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When you bring your pet to the veterinarian, it’s natural to wonder what brings all the other cats and dogs to the waiting room. If they aren’t all there for a checkup, there's a good chance at least one of the dogs will have a skin allergy or infection and that one of the kitties crouched in a carrier is suffering from a bladder infection.
Those are the findings of a recent analysis of claims filed with Veterinary Pet Insurance (VPI), the nation's largest and oldest pet insurer, which tabulated the top 10 dog and cat medical conditions of 2012 and calculated a combined $58 million spent by their policyholders on them.
Skin problems, as well as ear infections, took the top three spots in 2012, while bladder conditions topped the list for felines.
Ear infections traditionally top the list for dogs. Dr. Carol McConnell, DVM, MBA, vice president and chief veterinary medical officer for VPI, believes skin allergies may have jumped ahead of ear infections because veterinarians are getting better at diagnosing allergies as the root cause of ear infections. “In the old days they used to write ear infection as the diagnosis and didn’t give us the more complicated version of the story,” says Dr. McConnell, who points out that underlying food, flea and even seasonal pollen allergies show in the skin of pets, and can then lead to skin and ear infections.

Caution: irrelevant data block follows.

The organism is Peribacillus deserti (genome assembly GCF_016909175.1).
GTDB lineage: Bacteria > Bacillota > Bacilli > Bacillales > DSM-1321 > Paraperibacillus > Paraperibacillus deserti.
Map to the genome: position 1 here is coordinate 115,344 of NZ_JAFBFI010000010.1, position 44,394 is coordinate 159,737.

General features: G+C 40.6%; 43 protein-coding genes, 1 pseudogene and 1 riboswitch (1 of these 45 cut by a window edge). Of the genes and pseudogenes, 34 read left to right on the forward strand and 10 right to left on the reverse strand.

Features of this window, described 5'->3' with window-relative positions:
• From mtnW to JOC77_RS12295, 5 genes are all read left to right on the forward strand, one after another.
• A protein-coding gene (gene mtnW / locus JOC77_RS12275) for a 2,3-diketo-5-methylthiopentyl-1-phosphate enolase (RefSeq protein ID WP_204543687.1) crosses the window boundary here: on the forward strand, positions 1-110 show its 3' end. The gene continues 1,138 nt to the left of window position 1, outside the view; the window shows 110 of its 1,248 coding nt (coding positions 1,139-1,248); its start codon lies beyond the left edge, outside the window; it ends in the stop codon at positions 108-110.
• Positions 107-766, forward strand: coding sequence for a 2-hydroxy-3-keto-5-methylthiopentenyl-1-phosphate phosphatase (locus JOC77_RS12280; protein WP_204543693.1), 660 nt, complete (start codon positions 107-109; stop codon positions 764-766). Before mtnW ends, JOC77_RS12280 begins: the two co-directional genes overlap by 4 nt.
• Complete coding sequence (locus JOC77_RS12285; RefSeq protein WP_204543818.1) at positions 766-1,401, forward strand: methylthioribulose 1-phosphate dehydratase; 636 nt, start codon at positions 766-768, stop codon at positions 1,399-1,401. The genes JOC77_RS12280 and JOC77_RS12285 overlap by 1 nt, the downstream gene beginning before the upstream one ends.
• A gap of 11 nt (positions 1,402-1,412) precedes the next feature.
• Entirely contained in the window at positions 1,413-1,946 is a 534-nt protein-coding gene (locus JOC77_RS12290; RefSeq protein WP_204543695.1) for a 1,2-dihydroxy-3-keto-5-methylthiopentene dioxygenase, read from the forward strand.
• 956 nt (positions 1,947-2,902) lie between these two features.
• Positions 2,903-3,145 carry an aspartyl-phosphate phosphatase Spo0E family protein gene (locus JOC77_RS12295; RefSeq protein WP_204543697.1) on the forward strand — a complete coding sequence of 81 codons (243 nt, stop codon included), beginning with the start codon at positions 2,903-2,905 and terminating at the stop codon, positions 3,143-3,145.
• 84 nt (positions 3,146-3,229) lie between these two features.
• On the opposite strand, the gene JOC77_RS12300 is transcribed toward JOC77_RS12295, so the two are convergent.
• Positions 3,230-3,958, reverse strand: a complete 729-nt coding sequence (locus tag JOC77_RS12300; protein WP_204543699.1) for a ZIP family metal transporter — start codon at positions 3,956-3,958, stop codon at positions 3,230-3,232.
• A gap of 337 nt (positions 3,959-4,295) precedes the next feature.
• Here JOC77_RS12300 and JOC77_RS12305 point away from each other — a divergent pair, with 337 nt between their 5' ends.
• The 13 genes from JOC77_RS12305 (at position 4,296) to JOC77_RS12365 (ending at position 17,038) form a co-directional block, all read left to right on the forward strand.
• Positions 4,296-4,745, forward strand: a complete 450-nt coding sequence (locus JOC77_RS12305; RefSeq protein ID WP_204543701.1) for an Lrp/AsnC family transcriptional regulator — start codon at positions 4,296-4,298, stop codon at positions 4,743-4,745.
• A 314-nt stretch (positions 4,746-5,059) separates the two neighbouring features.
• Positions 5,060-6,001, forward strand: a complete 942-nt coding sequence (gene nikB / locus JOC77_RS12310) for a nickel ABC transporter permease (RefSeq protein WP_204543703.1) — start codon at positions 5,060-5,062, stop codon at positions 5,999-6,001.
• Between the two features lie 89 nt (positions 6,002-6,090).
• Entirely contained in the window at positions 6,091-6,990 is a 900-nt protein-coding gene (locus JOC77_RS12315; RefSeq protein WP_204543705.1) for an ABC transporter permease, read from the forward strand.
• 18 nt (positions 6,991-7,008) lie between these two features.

Topping the list for cats are bladder infections. A more serious urinary tract condition, especially in male cats, is the urinary obstruction. In these cases, crystals, stones or plugs can form in the urine and block the urethra (the tube leading from the bladder on out of the body). It becomes a medical emergency when these cats are unable to urinate. “Then they get in real trouble," Dr. McConnell says. "When the cat is straining to produce urine in the litterbox, you get that cat to a vet, even if it’s Sunday at 2 a.m.”
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